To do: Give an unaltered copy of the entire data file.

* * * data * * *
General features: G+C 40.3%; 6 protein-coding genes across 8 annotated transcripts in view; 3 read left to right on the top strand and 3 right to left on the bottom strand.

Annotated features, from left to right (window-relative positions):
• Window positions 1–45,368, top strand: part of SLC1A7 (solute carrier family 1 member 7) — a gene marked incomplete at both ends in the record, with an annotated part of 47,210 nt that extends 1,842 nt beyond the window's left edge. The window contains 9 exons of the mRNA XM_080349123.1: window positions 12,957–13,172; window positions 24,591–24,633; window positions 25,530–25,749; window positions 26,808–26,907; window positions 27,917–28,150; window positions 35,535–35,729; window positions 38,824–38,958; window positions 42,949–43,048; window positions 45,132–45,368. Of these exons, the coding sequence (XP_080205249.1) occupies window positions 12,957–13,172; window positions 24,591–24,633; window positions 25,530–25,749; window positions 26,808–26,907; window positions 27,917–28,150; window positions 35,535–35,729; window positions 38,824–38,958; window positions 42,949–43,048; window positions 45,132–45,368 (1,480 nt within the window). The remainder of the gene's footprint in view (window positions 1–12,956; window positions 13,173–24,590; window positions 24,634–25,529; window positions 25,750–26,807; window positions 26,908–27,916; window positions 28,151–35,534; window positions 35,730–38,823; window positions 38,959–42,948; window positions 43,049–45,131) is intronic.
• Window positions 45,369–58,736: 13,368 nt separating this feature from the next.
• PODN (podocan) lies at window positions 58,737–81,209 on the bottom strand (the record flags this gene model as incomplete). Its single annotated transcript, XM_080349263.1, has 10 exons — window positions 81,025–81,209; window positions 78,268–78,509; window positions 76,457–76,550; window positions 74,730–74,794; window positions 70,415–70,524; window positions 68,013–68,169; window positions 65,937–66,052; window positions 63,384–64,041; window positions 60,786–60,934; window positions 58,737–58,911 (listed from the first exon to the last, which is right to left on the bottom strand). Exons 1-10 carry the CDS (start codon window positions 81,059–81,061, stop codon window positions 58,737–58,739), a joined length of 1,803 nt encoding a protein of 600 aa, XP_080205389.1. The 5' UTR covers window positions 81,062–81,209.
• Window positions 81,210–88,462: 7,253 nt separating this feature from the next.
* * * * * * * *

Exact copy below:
General features: G+C 40.3%; 6 protein-coding genes across 8 annotated transcripts in view; 3 read left to right on the top strand and 3 right to left on the bottom strand.

Annotated features, from left to right (window-relative positions):
• Window positions 1–45,368, top strand: part of SLC1A7 (solute carrier family 1 member 7) — a gene marked incomplete at both ends in the record, with an annotated part of 47,210 nt that extends 1,842 nt beyond the window's left edge. The window contains 9 exons of the mRNA XM_080349123.1: window positions 12,957–13,172; window positions 24,591–24,633; window positions 25,530–25,749; window positions 26,808–26,907; window positions 27,917–28,150; window positions 35,535–35,729; window positions 38,824–38,958; window positions 42,949–43,048; window positions 45,132–45,368. Of these exons, the coding sequence (XP_080205249.1) occupies window positions 12,957–13,172; window positions 24,591–24,633; window positions 25,530–25,749; window positions 26,808–26,907; window positions 27,917–28,150; window positions 35,535–35,729; window positions 38,824–38,958; window positions 42,949–43,048; window positions 45,132–45,368 (1,480 nt within the window). The remainder of the gene's footprint in view (window positions 1–12,956; window positions 13,173–24,590; window positions 24,634–25,529; window positions 25,750–26,807; window positions 26,908–27,916; window positions 28,151–35,534; window positions 35,730–38,823; window positions 38,959–42,948; window positions 43,049–45,131) is intronic.
• Window positions 45,369–58,736: 13,368 nt separating this feature from the next.
• PODN (podocan) lies at window positions 58,737–81,209 on the bottom strand (the record flags this gene model as incomplete). Its single annotated transcript, XM_080349263.1, has 10 exons — window positions 81,025–81,209; window positions 78,268–78,509; window positions 76,457–76,550; window positions 74,730–74,794; window positions 70,415–70,524; window positions 68,013–68,169; window positions 65,937–66,052; window positions 63,384–64,041; window positions 60,786–60,934; window positions 58,737–58,911 (listed from the first exon to the last, which is right to left on the bottom strand). Exons 1-10 carry the CDS (start codon window positions 81,059–81,061, stop codon window positions 58,737–58,739), a joined length of 1,803 nt encoding a protein of 600 aa, XP_080205389.1. The 5' UTR covers window positions 81,062–81,209.
• Window positions 81,210–88,462: 7,253 nt separating this feature from the next.